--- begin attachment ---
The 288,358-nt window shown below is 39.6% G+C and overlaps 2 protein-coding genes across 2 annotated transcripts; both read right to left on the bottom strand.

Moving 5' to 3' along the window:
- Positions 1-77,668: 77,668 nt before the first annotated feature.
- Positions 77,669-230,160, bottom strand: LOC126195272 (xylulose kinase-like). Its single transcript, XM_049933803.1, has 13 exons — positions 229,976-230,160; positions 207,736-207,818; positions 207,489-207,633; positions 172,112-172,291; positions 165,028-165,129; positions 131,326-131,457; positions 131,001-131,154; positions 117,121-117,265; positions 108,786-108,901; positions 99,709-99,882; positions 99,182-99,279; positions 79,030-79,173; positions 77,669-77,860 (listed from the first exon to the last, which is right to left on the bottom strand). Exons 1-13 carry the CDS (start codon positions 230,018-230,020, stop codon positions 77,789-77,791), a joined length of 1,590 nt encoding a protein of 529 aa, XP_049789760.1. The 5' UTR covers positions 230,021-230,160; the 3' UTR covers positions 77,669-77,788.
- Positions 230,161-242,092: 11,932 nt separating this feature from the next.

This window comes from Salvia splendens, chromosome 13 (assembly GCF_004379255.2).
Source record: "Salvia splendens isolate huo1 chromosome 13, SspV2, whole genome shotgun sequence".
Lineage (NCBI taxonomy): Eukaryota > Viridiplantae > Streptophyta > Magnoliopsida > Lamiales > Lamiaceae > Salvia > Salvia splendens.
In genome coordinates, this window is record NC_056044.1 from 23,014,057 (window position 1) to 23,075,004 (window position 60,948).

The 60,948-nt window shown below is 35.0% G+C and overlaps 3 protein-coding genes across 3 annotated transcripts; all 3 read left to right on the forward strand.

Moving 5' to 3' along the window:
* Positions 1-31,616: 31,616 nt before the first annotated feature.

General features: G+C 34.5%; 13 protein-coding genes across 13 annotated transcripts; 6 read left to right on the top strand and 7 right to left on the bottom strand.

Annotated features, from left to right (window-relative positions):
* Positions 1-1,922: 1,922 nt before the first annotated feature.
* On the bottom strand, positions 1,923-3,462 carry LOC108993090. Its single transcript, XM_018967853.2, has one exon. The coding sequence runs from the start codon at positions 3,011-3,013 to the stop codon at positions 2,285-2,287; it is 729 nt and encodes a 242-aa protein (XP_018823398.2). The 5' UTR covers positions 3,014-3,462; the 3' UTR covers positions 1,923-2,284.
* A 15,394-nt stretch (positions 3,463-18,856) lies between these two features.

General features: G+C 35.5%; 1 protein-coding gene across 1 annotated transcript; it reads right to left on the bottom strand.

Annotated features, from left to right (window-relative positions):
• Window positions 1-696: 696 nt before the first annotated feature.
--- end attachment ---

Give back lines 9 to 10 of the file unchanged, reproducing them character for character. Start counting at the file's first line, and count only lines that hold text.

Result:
In genome coordinates, this window is record NC_056044.1 from 23,014,057 (window position 1) to 23,075,004 (window position 60,948).

The 60,948-nt window shown below is 35.0% G+C and overlaps 3 protein-coding genes across 3 annotated transcripts; all 3 read left to right on the forward strand.